Not “One Size Fits All”
I have seen so many RFP responses come back with answers that do not address the needs of the buyer. Every RFP is different, and there is no way that the process can be started without carefully reading the expectations of the client first. Each has to be specifically prepared for the situation—it can’t be the same old RFP sent to every client. Take the time to get to know the business you are serving. Look at the website and read its mission statement. Make sure that your company will blend well with the culture of the client, which includes everything from your uniform to the type of vehicles you use.
In my business, I put out about 60 RFPs per year to hoteliers. My RFPs are very clear about my needs and specifications for them to win my business, and it is very frustrating when I get responses that obviously meet none of my expectations. That property will usually come off of my list as a potential vendor in the future. It is more frustrating when the property commits to responding then retracts because it doesn’t fit the criteria. Even though I give myself a buffer by adding extra vendors, those that drop out have wasted my time and money.
It is not OK to promise a service requested by the buyer, knowing that presently you cannot deliver it. The typical RFP process takes about three months from start to finish, but once the decision is made, most buyers are looking for a close to immediate implementation. If you promise something that you cannot provide right away, thinking that if you win the business you will “find a way,” that is a huge mistake and a costly gamble. It’s almost a guarantee that you will lose credibility, stand a chance of losing your new client, and forfeit future opportunities to bid on that business again. Be honest with yourself about your capabilities and if you can’t do something, don’t participate in the bid.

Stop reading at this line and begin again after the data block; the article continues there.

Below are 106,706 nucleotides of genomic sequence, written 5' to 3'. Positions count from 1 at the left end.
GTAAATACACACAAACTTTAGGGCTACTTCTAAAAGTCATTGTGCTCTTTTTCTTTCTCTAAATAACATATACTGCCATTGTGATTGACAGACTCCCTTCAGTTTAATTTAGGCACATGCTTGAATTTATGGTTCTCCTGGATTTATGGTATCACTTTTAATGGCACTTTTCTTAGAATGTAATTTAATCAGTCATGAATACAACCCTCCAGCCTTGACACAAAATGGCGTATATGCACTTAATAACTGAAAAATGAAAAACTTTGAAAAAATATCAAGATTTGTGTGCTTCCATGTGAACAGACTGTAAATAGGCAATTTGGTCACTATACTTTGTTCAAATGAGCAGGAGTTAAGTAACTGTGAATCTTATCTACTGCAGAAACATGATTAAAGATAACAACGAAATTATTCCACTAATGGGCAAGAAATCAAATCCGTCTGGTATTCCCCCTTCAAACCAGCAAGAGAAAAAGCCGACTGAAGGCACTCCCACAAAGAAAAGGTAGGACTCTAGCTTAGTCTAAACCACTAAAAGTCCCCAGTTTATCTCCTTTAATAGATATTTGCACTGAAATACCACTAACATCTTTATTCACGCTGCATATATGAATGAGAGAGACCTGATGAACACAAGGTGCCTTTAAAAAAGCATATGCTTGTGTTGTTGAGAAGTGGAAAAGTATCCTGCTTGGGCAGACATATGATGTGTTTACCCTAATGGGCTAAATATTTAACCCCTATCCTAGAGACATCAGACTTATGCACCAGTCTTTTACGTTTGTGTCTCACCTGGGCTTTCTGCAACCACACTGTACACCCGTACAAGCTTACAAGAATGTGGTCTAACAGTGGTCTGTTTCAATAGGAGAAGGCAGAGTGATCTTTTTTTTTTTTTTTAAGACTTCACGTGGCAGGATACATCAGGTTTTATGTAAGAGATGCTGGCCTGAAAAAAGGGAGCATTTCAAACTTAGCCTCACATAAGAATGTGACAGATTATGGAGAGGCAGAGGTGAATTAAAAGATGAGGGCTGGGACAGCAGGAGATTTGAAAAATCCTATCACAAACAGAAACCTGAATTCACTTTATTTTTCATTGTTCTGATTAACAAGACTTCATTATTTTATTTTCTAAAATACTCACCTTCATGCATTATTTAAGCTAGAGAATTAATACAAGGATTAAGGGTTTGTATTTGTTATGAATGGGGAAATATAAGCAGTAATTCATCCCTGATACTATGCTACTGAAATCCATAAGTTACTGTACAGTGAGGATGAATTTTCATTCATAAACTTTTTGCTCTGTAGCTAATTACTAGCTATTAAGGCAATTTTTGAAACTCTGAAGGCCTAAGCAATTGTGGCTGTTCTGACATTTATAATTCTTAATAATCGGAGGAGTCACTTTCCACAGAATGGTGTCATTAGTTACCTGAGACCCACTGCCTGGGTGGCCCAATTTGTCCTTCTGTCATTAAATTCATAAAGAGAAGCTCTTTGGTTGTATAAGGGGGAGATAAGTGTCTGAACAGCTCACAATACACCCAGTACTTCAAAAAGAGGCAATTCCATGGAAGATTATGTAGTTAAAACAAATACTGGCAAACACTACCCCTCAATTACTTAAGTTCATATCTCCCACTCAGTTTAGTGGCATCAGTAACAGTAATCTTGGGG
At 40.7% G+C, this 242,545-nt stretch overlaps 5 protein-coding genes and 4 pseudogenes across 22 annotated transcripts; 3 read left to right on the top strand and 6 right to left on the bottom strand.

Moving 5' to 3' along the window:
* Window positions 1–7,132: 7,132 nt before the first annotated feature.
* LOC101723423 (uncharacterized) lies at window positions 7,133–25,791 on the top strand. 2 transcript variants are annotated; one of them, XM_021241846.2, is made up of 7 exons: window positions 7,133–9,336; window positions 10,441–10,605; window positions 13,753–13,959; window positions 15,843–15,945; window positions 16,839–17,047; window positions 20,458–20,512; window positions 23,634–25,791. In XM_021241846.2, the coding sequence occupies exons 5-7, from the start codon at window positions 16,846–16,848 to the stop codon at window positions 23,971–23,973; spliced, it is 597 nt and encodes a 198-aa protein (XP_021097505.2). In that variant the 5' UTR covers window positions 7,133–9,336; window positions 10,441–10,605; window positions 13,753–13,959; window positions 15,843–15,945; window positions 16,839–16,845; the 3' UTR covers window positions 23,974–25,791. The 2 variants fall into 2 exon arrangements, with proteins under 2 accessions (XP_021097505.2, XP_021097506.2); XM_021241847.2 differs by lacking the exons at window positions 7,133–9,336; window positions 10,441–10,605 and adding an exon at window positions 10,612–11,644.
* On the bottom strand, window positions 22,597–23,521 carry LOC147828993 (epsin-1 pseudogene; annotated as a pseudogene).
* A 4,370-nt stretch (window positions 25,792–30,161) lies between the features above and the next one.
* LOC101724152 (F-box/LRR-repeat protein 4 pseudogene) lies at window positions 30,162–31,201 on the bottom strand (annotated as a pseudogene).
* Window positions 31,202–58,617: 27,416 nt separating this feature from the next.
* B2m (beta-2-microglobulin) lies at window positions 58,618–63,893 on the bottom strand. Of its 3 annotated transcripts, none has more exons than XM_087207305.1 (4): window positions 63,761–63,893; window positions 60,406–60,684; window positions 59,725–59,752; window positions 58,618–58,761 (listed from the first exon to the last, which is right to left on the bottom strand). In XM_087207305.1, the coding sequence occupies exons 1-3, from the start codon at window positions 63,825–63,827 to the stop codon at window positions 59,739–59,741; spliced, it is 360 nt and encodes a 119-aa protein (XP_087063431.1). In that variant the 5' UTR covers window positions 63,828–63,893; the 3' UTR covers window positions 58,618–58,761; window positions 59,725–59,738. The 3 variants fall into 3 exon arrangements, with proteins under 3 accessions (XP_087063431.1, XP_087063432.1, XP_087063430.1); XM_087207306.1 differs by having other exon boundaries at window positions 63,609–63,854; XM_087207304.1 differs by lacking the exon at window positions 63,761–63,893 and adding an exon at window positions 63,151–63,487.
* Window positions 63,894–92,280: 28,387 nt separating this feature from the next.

Once you have made the decision to participate in the RFP process, get excited about it. Energize your team. Even though many of those questions seem dry and pointed, it is up to you to create a compelling and passionate document that will stand out from the rest. Involving your entire team will help to bring life to your answers. If there are questions about operations, have your operations manager answer it in her own words. They all understand, live, and breathe it, and in a good operation, they feel the pride of their successes and that will come through. Even if the question seems like a yes or no question, make your answer shine. Remember, this is your opportunity to show off your company and make the cut, at least, to the short list. If you are not excited about your business, your prospect won’t be either. One final thought: Make sure it is thoroughly edited by someone who is grammatically competent. Sloppy errors and silly typos are inexcusable in the corporate world. This is likely the first impression of your company, so don’t blow it over a misspelling.
Having discussed the costs involved with answering an RFP, it is imperative to measure the results of your efforts. If you don’t win, keep moving forward and find ways to make it even better next time. Create a library of your answers. Keeping your responses consistent will help you identify how you can improve your presentations or what you are doing really well. This is a cost-effective way to respond to RFPs, but keep in mind that those answers should be used as a template and customized to fit each client. Use your knowledge of your prospect to tweak the answers and give the buyer the feeling that it was created just for his company. You have this one opportunity to make your prospect know that you are there to provide the best solutions for the company and you are ready to make him successful in choosing you as the service provider. [CD02/13]